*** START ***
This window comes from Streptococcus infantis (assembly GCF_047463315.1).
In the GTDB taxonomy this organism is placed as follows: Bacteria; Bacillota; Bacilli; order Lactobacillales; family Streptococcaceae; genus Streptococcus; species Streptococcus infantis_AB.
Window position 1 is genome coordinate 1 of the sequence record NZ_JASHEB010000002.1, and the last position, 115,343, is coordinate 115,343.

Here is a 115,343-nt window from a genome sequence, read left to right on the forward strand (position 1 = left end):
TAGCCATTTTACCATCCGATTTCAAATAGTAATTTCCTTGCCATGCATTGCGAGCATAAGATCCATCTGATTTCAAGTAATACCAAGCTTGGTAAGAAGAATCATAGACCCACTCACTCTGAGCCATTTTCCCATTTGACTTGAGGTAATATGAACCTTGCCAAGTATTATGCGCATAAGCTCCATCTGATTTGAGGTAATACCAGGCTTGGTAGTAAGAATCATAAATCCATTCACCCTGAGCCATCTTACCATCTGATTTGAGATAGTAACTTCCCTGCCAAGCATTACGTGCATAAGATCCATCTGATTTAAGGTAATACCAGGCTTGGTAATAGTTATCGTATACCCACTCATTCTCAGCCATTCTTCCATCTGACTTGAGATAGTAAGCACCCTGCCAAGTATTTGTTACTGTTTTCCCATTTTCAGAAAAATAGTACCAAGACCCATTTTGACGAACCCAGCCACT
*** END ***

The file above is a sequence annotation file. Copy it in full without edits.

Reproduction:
This window comes from Streptococcus infantis (assembly GCF_047463315.1).
In the GTDB taxonomy this organism is placed as follows: Bacteria; Bacillota; Bacilli; order Lactobacillales; family Streptococcaceae; genus Streptococcus; species Streptococcus infantis_AB.
Window position 1 is genome coordinate 1 of the sequence record NZ_JASHEB010000002.1, and the last position, 115,343, is coordinate 115,343.

Here is a 115,343-nt window from a genome sequence, read left to right on the forward strand (position 1 = left end):
TAGCCATTTTACCATCCGATTTCAAATAGTAATTTCCTTGCCATGCATTGCGAGCATAAGATCCATCTGATTTCAAGTAATACCAAGCTTGGTAAGAAGAATCATAGACCCACTCACTCTGAGCCATTTTCCCATTTGACTTGAGGTAATATGAACCTTGCCAAGTATTATGCGCATAAGCTCCATCTGATTTGAGGTAATACCAGGCTTGGTAGTAAGAATCATAAATCCATTCACCCTGAGCCATCTTACCATCTGATTTGAGATAGTAACTTCCCTGCCAAGCATTACGTGCATAAGATCCATCTGATTTAAGGTAATACCAGGCTTGGTAATAGTTATCGTATACCCACTCATTCTCAGCCATTCTTCCATCTGACTTGAGATAGTAAGCACCCTGCCAAGTATTTGTTACTGTTTTCCCATTTTCAGAAAAATAGTACCAAGACCCATTTTGACGAACCCAGCCACT